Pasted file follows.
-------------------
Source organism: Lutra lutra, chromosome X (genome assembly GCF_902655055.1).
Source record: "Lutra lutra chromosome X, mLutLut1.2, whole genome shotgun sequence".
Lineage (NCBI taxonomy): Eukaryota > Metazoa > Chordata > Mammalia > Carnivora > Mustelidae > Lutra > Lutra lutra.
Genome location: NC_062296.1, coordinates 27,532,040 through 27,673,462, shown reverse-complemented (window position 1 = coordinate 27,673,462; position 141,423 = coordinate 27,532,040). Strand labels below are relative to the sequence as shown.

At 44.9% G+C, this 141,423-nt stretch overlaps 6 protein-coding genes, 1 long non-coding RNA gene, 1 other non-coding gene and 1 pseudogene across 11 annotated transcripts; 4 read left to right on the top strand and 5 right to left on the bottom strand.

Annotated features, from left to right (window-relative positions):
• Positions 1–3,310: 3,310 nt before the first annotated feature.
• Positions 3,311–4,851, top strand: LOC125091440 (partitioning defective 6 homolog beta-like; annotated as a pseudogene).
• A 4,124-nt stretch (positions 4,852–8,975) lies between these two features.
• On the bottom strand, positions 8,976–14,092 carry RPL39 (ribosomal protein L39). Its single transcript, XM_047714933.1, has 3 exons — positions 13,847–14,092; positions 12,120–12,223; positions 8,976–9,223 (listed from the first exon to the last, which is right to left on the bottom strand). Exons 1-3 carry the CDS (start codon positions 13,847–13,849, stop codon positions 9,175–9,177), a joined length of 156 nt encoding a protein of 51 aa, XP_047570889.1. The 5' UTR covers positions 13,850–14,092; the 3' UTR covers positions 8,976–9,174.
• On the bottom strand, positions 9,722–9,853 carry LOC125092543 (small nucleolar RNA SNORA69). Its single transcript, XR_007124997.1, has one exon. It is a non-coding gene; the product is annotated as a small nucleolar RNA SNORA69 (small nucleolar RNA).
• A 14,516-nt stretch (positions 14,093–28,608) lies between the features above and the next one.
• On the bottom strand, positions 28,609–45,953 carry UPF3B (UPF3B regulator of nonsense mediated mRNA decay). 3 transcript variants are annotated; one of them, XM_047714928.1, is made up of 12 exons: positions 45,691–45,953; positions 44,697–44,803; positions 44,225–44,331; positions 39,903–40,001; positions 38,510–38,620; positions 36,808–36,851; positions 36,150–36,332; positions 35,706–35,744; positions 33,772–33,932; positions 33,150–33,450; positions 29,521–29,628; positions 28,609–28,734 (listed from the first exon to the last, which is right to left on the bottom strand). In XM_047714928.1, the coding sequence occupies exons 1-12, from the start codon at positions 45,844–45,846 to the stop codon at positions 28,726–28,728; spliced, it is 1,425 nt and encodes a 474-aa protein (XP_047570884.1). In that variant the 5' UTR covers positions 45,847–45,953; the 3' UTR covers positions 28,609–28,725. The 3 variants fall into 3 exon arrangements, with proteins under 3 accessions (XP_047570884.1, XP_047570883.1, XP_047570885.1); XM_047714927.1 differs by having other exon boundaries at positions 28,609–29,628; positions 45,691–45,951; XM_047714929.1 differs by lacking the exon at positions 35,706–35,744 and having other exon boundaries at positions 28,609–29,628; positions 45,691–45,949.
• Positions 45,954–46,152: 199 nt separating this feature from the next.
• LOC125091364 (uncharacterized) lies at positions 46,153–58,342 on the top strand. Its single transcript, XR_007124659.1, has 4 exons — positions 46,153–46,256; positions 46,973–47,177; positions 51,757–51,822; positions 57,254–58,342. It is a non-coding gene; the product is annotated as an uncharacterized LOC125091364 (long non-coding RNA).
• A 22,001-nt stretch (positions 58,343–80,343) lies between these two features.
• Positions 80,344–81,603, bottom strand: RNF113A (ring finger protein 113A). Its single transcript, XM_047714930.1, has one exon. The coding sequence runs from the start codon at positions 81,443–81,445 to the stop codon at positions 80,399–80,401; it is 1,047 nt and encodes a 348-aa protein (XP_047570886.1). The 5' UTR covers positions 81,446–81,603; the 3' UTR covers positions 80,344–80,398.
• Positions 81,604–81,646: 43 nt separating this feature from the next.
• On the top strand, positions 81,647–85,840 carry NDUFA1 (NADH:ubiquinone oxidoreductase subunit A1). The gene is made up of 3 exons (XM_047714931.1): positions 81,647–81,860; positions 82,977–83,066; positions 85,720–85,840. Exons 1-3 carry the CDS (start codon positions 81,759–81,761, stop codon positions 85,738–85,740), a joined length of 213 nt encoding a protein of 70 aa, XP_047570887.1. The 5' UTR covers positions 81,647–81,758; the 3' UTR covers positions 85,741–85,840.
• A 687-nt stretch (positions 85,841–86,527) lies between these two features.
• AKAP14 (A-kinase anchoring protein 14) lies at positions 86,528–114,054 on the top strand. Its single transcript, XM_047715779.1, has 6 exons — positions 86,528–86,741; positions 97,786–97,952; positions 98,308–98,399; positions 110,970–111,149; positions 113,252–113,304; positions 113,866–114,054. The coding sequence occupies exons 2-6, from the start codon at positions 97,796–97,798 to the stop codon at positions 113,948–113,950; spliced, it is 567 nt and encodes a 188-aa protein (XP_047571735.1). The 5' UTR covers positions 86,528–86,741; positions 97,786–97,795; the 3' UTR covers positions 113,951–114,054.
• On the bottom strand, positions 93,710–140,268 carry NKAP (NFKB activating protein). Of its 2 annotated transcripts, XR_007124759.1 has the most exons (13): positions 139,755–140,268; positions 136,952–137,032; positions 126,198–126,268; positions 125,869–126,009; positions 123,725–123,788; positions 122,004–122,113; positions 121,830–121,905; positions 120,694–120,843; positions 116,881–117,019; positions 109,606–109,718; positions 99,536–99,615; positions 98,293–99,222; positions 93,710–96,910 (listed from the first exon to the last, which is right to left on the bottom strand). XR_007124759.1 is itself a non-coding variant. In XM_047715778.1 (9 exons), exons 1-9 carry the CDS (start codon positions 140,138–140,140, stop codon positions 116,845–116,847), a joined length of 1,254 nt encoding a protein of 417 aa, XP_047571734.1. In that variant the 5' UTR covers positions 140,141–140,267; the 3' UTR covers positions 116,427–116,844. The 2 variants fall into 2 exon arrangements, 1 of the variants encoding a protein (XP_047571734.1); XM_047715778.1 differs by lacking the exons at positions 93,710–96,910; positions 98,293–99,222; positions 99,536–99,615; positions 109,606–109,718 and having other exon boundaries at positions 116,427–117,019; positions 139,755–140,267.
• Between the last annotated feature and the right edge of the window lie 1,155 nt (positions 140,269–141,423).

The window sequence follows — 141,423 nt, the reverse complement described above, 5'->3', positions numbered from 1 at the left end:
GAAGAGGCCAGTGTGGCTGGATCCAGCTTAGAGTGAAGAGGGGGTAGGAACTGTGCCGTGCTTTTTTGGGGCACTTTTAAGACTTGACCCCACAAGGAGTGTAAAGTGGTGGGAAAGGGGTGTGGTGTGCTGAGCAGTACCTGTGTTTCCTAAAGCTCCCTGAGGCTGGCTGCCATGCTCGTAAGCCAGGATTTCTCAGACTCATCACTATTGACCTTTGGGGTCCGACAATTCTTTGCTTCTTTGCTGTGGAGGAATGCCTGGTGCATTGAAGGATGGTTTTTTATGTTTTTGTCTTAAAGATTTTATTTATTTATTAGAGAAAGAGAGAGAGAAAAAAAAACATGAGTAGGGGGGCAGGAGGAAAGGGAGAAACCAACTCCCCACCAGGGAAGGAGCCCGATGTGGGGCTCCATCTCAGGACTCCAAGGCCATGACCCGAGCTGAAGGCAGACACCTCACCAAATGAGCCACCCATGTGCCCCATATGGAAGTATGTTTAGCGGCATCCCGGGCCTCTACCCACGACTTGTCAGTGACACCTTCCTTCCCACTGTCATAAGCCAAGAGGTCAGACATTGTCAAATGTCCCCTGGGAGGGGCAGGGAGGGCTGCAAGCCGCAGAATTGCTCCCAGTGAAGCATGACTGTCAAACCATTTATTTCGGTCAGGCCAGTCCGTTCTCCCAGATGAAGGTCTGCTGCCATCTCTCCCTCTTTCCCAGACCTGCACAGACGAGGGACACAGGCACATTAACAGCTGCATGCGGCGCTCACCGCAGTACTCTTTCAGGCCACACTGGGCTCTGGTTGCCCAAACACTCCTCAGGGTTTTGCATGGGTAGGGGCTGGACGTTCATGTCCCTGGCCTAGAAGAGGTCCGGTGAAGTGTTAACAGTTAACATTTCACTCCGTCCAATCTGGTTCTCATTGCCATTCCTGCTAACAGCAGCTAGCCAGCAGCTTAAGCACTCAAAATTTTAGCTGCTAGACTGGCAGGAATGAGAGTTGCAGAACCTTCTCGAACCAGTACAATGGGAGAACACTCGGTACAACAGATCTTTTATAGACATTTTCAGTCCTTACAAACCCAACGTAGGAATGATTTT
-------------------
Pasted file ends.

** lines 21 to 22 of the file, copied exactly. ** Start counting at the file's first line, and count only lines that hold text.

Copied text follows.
• AKAP14 (A-kinase anchoring protein 14) lies at positions 86,528–114,054 on the top strand. Its single transcript, XM_047715779.1, has 6 exons — positions 86,528–86,741; positions 97,786–97,952; positions 98,308–98,399; positions 110,970–111,149; positions 113,252–113,304; positions 113,866–114,054. The coding sequence occupies exons 2-6, from the start codon at positions 97,796–97,798 to the stop codon at positions 113,948–113,950; spliced, it is 567 nt and encodes a 188-aa protein (XP_047571735.1). The 5' UTR covers positions 86,528–86,741; positions 97,786–97,795; the 3' UTR covers positions 113,951–114,054.
• On the bottom strand, positions 93,710–140,268 carry NKAP (NFKB activating protein). Of its 2 annotated transcripts, XR_007124759.1 has the most exons (13): positions 139,755–140,268; positions 136,952–137,032; positions 126,198–126,268; positions 125,869–126,009; positions 123,725–123,788; positions 122,004–122,113; positions 121,830–121,905; positions 120,694–120,843; positions 116,881–117,019; positions 109,606–109,718; positions 99,536–99,615; positions 98,293–99,222; positions 93,710–96,910 (listed from the first exon to the last, which is right to left on the bottom strand). XR_007124759.1 is itself a non-coding variant. In XM_047715778.1 (9 exons), exons 1-9 carry the CDS (start codon positions 140,138–140,140, stop codon positions 116,845–116,847), a joined length of 1,254 nt encoding a protein of 417 aa, XP_047571734.1. In that variant the 5' UTR covers positions 140,141–140,267; the 3' UTR covers positions 116,427–116,844. The 2 variants fall into 2 exon arrangements, 1 of the variants encoding a protein (XP_047571734.1); XM_047715778.1 differs by lacking the exons at positions 93,710–96,910; positions 98,293–99,222; positions 99,536–99,615; positions 109,606–109,718 and having other exon boundaries at positions 116,427–117,019; positions 139,755–140,267.